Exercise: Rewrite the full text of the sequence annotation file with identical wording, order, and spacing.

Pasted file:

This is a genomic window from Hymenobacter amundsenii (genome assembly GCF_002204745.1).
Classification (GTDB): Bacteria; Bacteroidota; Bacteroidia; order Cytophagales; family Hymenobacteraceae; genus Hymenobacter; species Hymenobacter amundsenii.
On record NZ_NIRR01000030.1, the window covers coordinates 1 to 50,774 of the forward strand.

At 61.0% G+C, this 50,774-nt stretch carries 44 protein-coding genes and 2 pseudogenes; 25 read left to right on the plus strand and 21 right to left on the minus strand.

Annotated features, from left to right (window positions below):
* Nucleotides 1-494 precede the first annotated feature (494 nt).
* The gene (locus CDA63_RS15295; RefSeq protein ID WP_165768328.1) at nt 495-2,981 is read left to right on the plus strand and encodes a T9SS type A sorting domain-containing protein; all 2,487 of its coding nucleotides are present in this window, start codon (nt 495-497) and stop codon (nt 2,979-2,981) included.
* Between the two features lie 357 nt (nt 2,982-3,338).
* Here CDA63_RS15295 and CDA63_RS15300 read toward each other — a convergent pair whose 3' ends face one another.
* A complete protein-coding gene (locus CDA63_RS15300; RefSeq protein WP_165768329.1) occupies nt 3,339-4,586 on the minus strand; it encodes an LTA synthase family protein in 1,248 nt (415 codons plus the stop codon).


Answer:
This is a genomic window from Hymenobacter amundsenii (genome assembly GCF_002204745.1).
Classification (GTDB): Bacteria; Bacteroidota; Bacteroidia; order Cytophagales; family Hymenobacteraceae; genus Hymenobacter; species Hymenobacter amundsenii.
On record NZ_NIRR01000030.1, the window covers coordinates 1 to 50,774 of the forward strand.

At 61.0% G+C, this 50,774-nt stretch carries 44 protein-coding genes and 2 pseudogenes; 25 read left to right on the plus strand and 21 right to left on the minus strand.

Annotated features, from left to right (window positions below):
* Nucleotides 1-494 precede the first annotated feature (494 nt).
* The gene (locus CDA63_RS15295; RefSeq protein ID WP_165768328.1) at nt 495-2,981 is read left to right on the plus strand and encodes a T9SS type A sorting domain-containing protein; all 2,487 of its coding nucleotides are present in this window, start codon (nt 495-497) and stop codon (nt 2,979-2,981) included.
* Between the two features lie 357 nt (nt 2,982-3,338).
* Here CDA63_RS15295 and CDA63_RS15300 read toward each other — a convergent pair whose 3' ends face one another.
* A complete protein-coding gene (locus CDA63_RS15300; RefSeq protein WP_165768329.1) occupies nt 3,339-4,586 on the minus strand; it encodes an LTA synthase family protein in 1,248 nt (415 codons plus the stop codon).